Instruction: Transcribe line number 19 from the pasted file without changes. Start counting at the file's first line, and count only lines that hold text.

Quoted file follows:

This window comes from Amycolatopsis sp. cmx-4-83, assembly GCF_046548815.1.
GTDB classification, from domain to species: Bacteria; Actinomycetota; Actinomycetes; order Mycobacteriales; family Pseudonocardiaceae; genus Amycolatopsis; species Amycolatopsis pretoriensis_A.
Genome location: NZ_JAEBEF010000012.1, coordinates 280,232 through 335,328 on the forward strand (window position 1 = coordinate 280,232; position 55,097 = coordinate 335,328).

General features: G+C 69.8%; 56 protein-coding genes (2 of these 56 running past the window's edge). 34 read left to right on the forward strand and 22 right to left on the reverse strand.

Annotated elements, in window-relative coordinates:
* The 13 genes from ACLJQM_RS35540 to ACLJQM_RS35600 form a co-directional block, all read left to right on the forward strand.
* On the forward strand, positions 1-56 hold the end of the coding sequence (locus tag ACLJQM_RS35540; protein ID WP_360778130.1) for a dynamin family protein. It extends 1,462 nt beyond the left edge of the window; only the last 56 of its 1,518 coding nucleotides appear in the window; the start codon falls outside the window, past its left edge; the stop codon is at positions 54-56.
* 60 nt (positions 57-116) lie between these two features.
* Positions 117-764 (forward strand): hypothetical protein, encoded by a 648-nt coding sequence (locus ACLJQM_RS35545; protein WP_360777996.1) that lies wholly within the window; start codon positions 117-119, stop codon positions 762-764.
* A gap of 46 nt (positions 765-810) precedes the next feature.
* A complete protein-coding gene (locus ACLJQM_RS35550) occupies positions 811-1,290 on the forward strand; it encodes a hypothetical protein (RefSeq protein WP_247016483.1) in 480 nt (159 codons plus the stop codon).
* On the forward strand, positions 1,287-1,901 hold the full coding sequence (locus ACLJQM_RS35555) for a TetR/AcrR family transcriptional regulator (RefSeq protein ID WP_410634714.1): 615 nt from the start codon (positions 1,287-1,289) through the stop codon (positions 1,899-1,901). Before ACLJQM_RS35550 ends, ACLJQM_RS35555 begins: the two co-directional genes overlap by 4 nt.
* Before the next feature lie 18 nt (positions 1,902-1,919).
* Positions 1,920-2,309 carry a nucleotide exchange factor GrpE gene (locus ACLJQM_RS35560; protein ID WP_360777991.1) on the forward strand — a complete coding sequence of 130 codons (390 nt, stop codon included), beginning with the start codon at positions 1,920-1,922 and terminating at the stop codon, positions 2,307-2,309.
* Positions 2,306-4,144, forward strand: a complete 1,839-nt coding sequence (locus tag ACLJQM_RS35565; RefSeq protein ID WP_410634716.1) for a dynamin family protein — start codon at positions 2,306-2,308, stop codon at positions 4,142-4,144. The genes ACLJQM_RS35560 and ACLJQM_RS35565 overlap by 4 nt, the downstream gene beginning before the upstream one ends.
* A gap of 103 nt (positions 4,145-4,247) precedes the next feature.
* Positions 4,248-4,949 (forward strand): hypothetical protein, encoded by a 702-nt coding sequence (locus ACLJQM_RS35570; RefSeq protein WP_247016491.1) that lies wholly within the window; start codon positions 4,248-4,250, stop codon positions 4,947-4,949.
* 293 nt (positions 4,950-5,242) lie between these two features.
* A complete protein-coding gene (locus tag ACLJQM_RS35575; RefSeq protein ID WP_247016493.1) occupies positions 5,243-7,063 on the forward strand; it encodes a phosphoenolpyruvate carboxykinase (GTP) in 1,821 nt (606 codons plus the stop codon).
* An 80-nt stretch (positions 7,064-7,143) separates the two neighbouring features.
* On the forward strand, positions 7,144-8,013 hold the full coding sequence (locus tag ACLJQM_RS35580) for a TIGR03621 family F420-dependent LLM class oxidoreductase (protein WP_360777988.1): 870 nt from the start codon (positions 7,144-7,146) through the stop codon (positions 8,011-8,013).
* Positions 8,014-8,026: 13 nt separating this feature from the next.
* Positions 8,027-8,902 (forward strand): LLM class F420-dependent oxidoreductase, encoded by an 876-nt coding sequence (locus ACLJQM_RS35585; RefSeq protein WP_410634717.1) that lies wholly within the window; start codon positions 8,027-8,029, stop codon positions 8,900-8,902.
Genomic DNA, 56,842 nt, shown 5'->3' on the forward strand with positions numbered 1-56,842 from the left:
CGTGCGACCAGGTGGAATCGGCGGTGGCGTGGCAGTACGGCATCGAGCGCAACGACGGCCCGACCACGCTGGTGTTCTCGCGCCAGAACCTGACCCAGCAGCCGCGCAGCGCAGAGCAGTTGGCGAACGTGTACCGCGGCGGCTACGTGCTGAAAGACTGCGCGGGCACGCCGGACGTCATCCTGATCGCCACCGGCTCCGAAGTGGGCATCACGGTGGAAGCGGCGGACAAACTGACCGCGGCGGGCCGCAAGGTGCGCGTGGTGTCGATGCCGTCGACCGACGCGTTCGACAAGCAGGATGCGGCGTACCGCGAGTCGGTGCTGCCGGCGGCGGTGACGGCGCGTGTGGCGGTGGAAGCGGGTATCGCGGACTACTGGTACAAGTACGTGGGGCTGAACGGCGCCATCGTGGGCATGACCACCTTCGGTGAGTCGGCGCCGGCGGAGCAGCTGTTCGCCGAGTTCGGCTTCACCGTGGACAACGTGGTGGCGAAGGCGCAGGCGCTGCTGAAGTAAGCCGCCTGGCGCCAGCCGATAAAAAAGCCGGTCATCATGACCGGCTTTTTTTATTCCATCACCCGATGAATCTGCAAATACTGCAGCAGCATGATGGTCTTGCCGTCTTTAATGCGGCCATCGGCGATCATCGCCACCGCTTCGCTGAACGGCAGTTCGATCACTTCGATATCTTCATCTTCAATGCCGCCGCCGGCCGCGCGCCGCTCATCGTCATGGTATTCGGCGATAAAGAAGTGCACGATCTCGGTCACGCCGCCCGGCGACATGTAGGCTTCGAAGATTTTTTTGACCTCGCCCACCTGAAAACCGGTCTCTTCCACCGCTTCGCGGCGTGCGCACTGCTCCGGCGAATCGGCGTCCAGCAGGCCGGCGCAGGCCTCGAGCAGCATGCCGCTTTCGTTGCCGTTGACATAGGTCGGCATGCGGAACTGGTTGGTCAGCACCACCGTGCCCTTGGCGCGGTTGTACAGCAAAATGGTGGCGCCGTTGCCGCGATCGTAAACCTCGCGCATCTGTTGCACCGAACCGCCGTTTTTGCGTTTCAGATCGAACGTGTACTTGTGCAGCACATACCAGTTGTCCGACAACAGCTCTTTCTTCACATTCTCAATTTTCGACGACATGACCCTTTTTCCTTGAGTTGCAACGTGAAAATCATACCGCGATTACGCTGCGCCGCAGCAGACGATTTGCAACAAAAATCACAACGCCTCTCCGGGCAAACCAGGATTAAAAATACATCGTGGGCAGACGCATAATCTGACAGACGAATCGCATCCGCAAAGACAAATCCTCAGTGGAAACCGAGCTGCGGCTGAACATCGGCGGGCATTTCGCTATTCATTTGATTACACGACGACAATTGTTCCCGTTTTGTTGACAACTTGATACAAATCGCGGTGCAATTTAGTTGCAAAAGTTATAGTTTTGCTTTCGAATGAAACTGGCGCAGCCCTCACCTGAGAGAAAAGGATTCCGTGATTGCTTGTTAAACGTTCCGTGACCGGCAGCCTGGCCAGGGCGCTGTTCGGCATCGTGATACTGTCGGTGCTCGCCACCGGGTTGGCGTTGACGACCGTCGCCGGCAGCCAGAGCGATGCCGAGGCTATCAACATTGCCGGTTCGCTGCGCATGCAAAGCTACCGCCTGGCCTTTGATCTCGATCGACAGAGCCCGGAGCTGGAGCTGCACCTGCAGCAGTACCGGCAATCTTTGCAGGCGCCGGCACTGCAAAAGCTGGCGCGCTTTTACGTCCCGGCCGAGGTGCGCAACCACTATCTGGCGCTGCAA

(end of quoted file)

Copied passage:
* A complete protein-coding gene (locus tag ACLJQM_RS35575; RefSeq protein ID WP_247016493.1) occupies positions 5,243-7,063 on the forward strand; it encodes a phosphoenolpyruvate carboxykinase (GTP) in 1,821 nt (606 codons plus the stop codon).